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The Cross and Us

A sermon preached by the Reverend Michael Anderson Bullock

at St. Philip’s, Easthampton, Massachusetts, on 19 September 2021 [Proper 20: Yr. B]:

Wisdom 1:16-21, 12-22; James 3:13-4:3, 7-8a; Mark 9:30-37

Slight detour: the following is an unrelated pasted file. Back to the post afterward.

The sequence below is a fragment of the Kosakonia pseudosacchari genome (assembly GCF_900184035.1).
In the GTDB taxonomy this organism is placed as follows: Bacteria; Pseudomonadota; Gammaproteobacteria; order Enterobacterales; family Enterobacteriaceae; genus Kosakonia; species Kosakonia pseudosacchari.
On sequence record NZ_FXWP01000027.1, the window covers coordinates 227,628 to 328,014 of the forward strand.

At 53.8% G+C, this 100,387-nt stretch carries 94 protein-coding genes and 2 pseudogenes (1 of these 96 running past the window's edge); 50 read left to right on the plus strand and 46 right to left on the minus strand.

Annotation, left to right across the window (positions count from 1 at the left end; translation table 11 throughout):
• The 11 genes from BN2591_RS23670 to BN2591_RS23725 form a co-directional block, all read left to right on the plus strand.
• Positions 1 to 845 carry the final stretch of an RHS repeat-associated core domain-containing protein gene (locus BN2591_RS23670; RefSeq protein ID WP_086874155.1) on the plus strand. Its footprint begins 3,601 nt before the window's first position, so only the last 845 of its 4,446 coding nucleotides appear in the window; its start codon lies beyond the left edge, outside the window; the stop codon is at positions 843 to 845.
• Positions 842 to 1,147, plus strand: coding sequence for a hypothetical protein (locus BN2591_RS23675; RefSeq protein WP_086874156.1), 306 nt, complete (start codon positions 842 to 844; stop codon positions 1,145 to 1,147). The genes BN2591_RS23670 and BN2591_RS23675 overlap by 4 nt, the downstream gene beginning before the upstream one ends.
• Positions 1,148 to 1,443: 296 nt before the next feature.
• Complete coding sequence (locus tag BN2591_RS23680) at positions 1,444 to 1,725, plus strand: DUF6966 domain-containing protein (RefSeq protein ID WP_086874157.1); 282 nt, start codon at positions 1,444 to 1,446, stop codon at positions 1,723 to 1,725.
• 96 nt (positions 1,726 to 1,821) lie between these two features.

In Mark’s gospel Jesus speaks three times to his disciples about his dramatic fate in Jerusalem[1]; and each time this predictive news creates strong, negative reactions. So too it is with our way of thinking. Harboring our deeply housed, fearful needs, we instinctively views the cross’ message as a foolishly unnecessary approach or, at best, a bad marketing strategy. In today’s lesson from Mark, we encounter the second time Jesus mentions his Messianic fate. In contrast to what we heard last Sunday, today’s lesson reports no outright rebellion to Jesus’ upending prediction. It seems that Jesus’ smackdown of Peter at Caesarea Philippi has forced the disciples’ insurgent feelings underground. In place of such open opposition, an uneasy, blank-faced silence blankets the disciples’ painful confusion. Almost in a conspiratorial whisper, Mark tells us that the disciples’ silence stems from their fear of asking Jesus for any further explanations: a strange situation no effective teacher wants to be in, since it is often said that there are no “stupid questions”. In my own experience as a limping follower of Jesus, I can find myself among the confused, remedial Twelve. I hear what Jesus is saying about the cross, and I have the ability and training to explain the meaning of Jesus’ passion and death and resurrection. But you see, my problem is that I’d rather not have to follow Jesus to the cross. More to the point, I’d rather the cross be something Jesus took care of by himself, once for all, leaving us immunized by God’s scapegoat. And so it is that the voice of Peter reverberates in me and in all of us, just as it is that we who claim allegiance to Jesus and his Movement learn to keep quiet and keep our heads down, just as the chastened disciples do in today’s reading. The cross of Christ: The hard truth is that (like the disciples) we find it easier to distract ourselves with talk of who is the greatest and whose spiritual resume is the most impressive. Mostly, like the Twelve in today’s gospel, we just keep quiet and don’t say much about the cross and our lives. When I was a priest and rector in South Carolina, one parishioner of whom I was fond, gave me a present just before I left for a month’s sabbatical as a Monastic Guest in a Cistercian community. The gift was a tee shirt that had printed on its front a rather unmonastic message. It read: “Jesus loves everyone, but I’m his favorite!” That I dared not wear it among my monastic brothers was more a matter of prudence than true humility. So, in order to avoid any problems, I gave it to a young monk, a recent Notre Dame graduate, who upon receiving the shirt, stifled a great guffaw and knowingly winked at me for my seditious gesture. You see: I would like to be Jesus’ “favorite”. Like James and John Zebedee, I would love guarantees that my faithfulness will be worth my efforts, that being a “good boy” (not to mention an eldest son) would put me in a special, protected place. Irrespective of how shallow this position is, there are times when I still yearn for this type of Messiah. I have said this publicly to you before, that the Savior I want to request would rescue me from all that I fear and loathe; that this saving would be like a once-and-done vaccination; and more to the point, this saving action would protect me for ever and ever in a life where I am ok. Jesus as Superhero: That’s the unvarnished Savior that gets my silent, blank-faced vote – and not mine only. Beyond our addiction to fear and our worshipping of death, Jesus and his unnerving predictions remind us of the reality unbound by such damning limitations: something the ancient Biblical Wisdom truth-tells in our midst: The ungodly by their words and deeds summoned death; considering him a friend, they pined away and made a covenant with him, because they are fit to belong to his company. For they reasoned unsoundly … they were led astray … [for] they did not know the secret purposes of God, nor hope for the wages of holiness, nor discerned the prize for blameless souls.[2] The cross may be a poor marketing strategy, offending our native instincts and pushing us to seek alternative short-cuts; but the cross’s point declares what life is like on God’s terms. The “secret purposes of God” (as the Wisdom tradition puts it) are revealed in and through Jesus’ cross and resurrection. That “secret purpose” is that with God and in God and through God fear and death are unavoidably real but nevertheless are overcome. Their enslaving barriers, real as they certainly are unavoidably real but nonetheless overcome, broken open to reveal the truth of life on God’s terms: life, full, abundant, and eternally real. In other words, what we see in Jesus can be -- is meant to be – what God wants for us all. Being so familiar with fear and death, the question is: To what extent will we also embrace the life that is larger than death? In C. S. Lewis’s set of stories, known as The Chronicles of Narnia, the Christ figure, the mighty lion, Aslan, allows himself to be the ransom captive for the selfishness of one of his favorites, one of his chosen. The evil White Witch, ruler of all that is winter but never Christmas, celebrates her victory as she humiliates the great lion by shaving off his superb mane and then executing him. The reality of Aslan’s death is stunning, and so is the consequential grief of those who hoped in him. Yet, in the bleakness of death’s apparent triumph, the great stone altar upon which Aslan was sacrificed is cracked open by … by God’s power of life and love. Why did Jesus have to die? There are many explanations about the cross of Jesus and of his resurrection, but they all must give way to the deepest truth. They all must give way to “the secret purposes of God”. And God’s purposes have always been life, demonstrating the God-life for all the Holy One’s people – no matter what. The cross is nothing short of an overwhelming demonstration of what the love of God in Christ Jesus our Lord is all about – a demonstration for all time of what is really real: that God is God. In Christ’s cross and resurrection, the “secret purposes of God” are secret no more. This is the reason in our Eucharistic celebration that we proclaim with new words and phrases the ancient and abiding truth: Dying, you destroyed our death. Rising, you restored our life. Christ Jesus, come in glory![3] At its heart, what the cross means to me and I hope to you pertains to our learning how to die. The more favorable and contemporary words for this learning is “letting go”. The key issue in my eyes is that if we could manage by Holy grace and mercy to appropriate the deep and central meaning of the cross, the result would be that we would only have to die once. And then, we would be free: free from anxiety’s weighty anchor; free from the tyranny of hateful accusations and emotional manipulation; free from the crippling dread of not being good enough; free especially from the record of our own mortality’s incompleteness. But, as I say, I am a limping follower of Jesus. As the father of the epileptic son confesses to the Lord in another Marcan gospel scene, “I believe; help my unbelief.”[4] So it is that the unbelief that is in me causes me to die not once but by 50,000 paper cuts; and from what I know and see in you, I am not alone in this. How can we help one another learn how to die so that we are free at last to live? How can we remind one another that the “secret purposes of God” have been spelled out to us in the cross of Christ, that there is more to our life -- to all life -- than what we make or don’t make of it? Jesus is not a superhero, who swoops down and grabs us from the jaws of all that we fear and detest, making us feel good in our own skins. It doesn’t work that way. If it did or if this was what we present, then undoubtedly these pews would be over-filled. But the “good news of Jesus Christ” is not about a superhero but of God’s life in our midst, as one of us, to reveal the fullness of God’s life and to lead the way for us to bring that true and saving life into our souls, our minds, our hearts, our lives. Like the disciples, we “rebuke” the way of the cross. It strikes our instincts as too hard, too frightening, too expensive, too impractical. Like the disciples, we find it easier and safer to hunker down in our pleasantries and keep quiet about it all, as if by magic our prayer to be delivered “from the time of trial”[5] will mystically and suddenly sweep us up to be ok. No, it doesn’t work that way. Following Jesus, limping or not, means facing death in all its biting forms. Only then can we behold in ourselves what we have seen in Christ and have what we need but cannot provide for ourselves. I think that this is a big part of what it means to be the church: Gathering and working together in order to die to all that holds us back and then to discover – again and again – there is more life to be lived. God’s life and God’s love remain – no matter what. Amen. [1] Mark 8:29b; 9:31; 10:33f. [2] Wisdom of Solomon. 1:16-2:1, 12-22 [3] Enriching our Worship. Eucharistic Prayer 3; page 64. [4] Mark 9:24 [5] Book of Common Prayer. “The Lord’s Prayer” [contemporary translation], page 364.